(WASHINGTON) — A bill introduced in Congress Wednesday by Democratic lawmakers seeks to end legacy admissions at many U.S. colleges and universities.
The so-called Fair College Admissions for Students Act would amend the Higher Education Act of 1965 to bar institutions of higher education that participate in federal student aid programs from giving admissions preference to applicants with legacy or donor status, a common practice at elite institutions.
The bill was introduced by Rep. Jamaal Bowman (D-NY) and Sen. Jeff Merkley (D-Oregon) in an attempt to address what they said is an unfair and inequitable admissions process that disproportionately benefits wealthy, white and connected students.
“All students deserve an equitable opportunity to gain admission to institutions of higher education, but students whose parents didn’t attend or donate to a university are often overlooked in the admissions process due to the historically classist and racist legacy and donor admissions practices at many schools across the country,” Bowman said in a statement.
Merkley said the bill would seek to level the playing field for minority and first-generation students especially.
“Children of donors and alumni may be excellent students and well-qualified, but the last people who need extra help in the complicated and competitive college admissions process are those who start with the advantages of family education and money,” he said in a statement.
The bill would allow the education secretary to waive the legacy preference ban for institutions like historically Black colleges and universities, tribal colleges and minority-serving institutions, which admit high levels of underrepresented students already.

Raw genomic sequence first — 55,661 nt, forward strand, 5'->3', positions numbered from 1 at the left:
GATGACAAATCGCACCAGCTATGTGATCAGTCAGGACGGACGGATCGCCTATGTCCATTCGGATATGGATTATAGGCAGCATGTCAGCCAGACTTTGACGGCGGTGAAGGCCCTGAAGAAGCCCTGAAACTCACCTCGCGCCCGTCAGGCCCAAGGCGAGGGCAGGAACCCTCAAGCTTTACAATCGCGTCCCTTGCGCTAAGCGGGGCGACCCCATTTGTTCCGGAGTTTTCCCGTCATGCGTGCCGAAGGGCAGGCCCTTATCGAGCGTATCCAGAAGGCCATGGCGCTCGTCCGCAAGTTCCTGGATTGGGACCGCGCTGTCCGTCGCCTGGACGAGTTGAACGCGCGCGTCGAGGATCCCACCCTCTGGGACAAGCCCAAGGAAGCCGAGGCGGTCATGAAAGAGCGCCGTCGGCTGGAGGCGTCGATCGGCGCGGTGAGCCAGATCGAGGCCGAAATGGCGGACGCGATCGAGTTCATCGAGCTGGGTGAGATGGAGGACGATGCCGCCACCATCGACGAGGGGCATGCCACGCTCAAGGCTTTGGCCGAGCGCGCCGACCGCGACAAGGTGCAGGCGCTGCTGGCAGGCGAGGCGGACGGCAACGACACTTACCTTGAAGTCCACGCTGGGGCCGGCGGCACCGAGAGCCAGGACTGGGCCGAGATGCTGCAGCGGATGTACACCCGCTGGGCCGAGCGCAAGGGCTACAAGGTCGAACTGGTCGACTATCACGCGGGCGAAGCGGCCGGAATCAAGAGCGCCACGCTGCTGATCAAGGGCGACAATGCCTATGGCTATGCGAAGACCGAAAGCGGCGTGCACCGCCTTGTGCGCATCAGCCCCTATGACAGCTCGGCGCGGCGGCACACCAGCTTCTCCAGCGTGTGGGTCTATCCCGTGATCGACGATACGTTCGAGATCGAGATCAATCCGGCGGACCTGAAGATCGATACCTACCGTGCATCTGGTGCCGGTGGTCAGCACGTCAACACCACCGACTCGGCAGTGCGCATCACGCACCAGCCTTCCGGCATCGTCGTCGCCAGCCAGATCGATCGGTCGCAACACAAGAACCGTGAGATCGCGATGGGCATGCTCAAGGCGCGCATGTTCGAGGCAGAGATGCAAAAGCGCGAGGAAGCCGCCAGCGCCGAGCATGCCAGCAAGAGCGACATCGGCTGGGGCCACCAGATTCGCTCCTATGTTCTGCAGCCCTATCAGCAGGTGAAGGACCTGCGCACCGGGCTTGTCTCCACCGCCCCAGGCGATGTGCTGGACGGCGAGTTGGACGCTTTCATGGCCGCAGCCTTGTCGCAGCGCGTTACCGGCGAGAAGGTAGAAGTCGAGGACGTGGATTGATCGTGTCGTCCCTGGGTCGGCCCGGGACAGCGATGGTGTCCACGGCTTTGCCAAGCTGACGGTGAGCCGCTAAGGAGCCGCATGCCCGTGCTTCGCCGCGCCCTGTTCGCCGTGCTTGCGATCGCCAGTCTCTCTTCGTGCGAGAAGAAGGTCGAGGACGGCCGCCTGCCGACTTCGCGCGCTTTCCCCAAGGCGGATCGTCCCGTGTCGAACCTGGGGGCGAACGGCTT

Legacy preferences are common among selective colleges; according to the progressive think tank The Century Foundation, three-quarters of the nation’s top 100 national universities in U.S. News & World Report employ them, and nearly all the 100 liberal arts colleges do.
The legacy preference is worth an extra 160 points for children of alumni, researchers from Princeton University found.
Supporters of legacy preferences argue that legacies can help boost an institution’s ability to award financial assistance to low-income students.
Several institutions, including Johns Hopkins University and Amherst College, have ended their practice of legacy admissions in recent years.
Last year, Colorado became the first state to enact a law banning legacy admissions at public colleges and universities. In the wake of the “Varsity Blues” scandal, California didn’t ban legacy admissions but did require institutions whose students receive state financial aid to disclose how many applicants are accepted through the practice.
The Fair College Admissions for Students Act is introduced as the Supreme Court is poised to hear challenges to affirmative action, which also could have implications for many colleges and universities’ admissions policies.
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